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San Diego sports station Mighty 1090 is no more

Discussion in 'Journalism topics only' started by mpcincal, Apr 29, 2019.

  1. Chef2

    Chef2 Well-Known Member

    KOA will never go anywhere....especially when they have the ClearChannel pockets behind it.
    With the Broncos, Rockies, Buffs.....they can lose their money with the rest of their programming (which they don't) and still be in the black from all of their sports revenue.
  2. poindexter

    poindexter Well-Known Member

    That was a pretty strong lineup. Chet Forte was THE hidden gem in sports talk radio.
    Hacksaw was an act, but before there was an internet (God, I'm old), that dude caught you up on all the day's sports news when you got into your car in the afternoon.
  3. Roscablo

    Roscablo Well-Known Member

    KOA's power. I got it pretty clearly one time in northern Arizona listening to the Broncos driving back to Phoenix from the Grand Canyon one time. Had it in and out in Omaha before.
  4. Chef2

    Chef2 Well-Known Member

    I live in SW Kansas and get it clear as a bell day or night.
    50,000 watt AM station is a kaboom.
    On a clear night, I can also get KOMA in Oklahoma City and WLW out of Cincinnati.
  5. ChrisLong

    ChrisLong Well-Known Member

    Pepperdine basketball used to be on a low-power station in the San Fernando Valley, don't remember the number (might have been KGIL 1260). There was a mega-station in Boise that had the same number. At night, it would clash with the Valley station here in SoCal, both signals coming in and out. One night, Pepperdine was playing Boise State. The game was on both channels and you could hear announcers from both stations talking over each other, both calling the same game.

    Another Pepperdine quickie. It once had a radio station that transmitted through electrical lines and was so weak it could only reach as far as the dorms on campus. You had to have a plug-in radio to hear it.
    maumann likes this.
  6. DanOregon

    DanOregon Well-Known Member

    I feel bad for abandoning live and local radio - I don't so much when the radio isn't live or local. The deterioration of signals is another mystery. Remember when being the "flagship" of the local pro team was a big deal?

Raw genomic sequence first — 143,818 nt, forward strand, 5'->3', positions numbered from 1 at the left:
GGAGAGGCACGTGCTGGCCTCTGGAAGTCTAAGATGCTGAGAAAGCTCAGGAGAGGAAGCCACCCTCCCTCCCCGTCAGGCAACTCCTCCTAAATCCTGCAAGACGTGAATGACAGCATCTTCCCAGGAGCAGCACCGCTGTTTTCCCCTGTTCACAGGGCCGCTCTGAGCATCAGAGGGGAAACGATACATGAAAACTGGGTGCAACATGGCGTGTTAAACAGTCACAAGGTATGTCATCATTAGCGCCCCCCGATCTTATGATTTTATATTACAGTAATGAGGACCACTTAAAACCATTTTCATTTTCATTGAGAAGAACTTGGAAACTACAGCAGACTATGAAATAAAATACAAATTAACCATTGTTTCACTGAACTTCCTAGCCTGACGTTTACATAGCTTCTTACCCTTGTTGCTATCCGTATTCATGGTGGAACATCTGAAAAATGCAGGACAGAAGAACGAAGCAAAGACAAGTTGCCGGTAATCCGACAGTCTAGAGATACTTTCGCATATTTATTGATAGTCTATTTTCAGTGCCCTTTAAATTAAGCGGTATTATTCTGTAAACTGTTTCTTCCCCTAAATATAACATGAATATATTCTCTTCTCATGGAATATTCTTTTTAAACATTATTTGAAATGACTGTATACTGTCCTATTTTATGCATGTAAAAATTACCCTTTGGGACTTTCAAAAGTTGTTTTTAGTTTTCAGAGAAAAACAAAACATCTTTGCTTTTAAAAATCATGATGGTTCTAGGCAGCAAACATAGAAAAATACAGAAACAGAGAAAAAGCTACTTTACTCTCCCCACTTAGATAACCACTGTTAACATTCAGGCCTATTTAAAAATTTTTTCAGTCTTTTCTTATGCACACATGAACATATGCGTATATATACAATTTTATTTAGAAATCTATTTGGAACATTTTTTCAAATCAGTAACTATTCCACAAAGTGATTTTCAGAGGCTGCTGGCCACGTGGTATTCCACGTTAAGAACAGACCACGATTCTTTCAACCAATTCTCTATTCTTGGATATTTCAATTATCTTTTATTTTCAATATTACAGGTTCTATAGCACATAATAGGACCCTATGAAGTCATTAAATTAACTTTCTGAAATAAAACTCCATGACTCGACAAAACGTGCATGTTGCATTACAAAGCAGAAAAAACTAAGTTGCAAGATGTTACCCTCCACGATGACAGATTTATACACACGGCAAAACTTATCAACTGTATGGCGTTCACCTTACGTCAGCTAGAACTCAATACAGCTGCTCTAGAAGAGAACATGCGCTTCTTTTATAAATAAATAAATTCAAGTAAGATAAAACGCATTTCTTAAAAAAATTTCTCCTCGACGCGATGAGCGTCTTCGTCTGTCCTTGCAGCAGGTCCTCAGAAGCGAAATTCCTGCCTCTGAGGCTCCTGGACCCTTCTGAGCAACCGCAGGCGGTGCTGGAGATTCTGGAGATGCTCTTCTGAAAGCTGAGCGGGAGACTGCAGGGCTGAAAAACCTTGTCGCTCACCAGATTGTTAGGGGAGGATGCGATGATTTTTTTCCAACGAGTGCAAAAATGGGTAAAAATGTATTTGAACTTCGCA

7. Screwball

    Screwball Active Member

    HanSenSE likes this.
  8. poindexter

    poindexter Well-Known Member

    Hacksaw tried way too hard to wear too many hats sometimes.

    If it was the week of the Indy 500, he'd end a Charger call asking the guy for his pick in the Indy 500. Most people didn't give a shit.
  9. playthrough

    playthrough Moderator Staff Member

    I still like pulling up Reds games on 700 WLW/Cincinnati from out of state like I did as a kid -- but only for as long as it takes me to find the game on my Sirius XM app for far better sound quality.
  10. MTM

    MTM Well-Known Member

    Hacksaw: Before you go, who will win the Indy 500?

    Caller: I don't know. I don't follow auto racing.

    Hacksaw: I need an answer.

    Caller: Hmm, Mario Andretti, I guess.

    Hacksaw: See, another caller who agrees with me.

    That aside, we all busted on Hacksaw, but we all listened.
  11. wicked

    wicked Well-Known Member

    There’s just too much competition for listening time. Rush Limbaugh extended the life of the AM band by 15 years or so, but now it’s on life support.

    Also: many operators have neglected AM transmitter sites, which doesn’t help with signal quality, and the FCC shoehorned in small AMs all across the dial in the 1980s. Too much noise.

    Another thing that didn’t help AM sports stations — Infinity/CBS radio and others made a big bet on putting sports on FM stereo in the 1990s. The listening experience during an NFL game especially was much better.
  12. poindexter

    poindexter Well-Known Member

    That is hilarious
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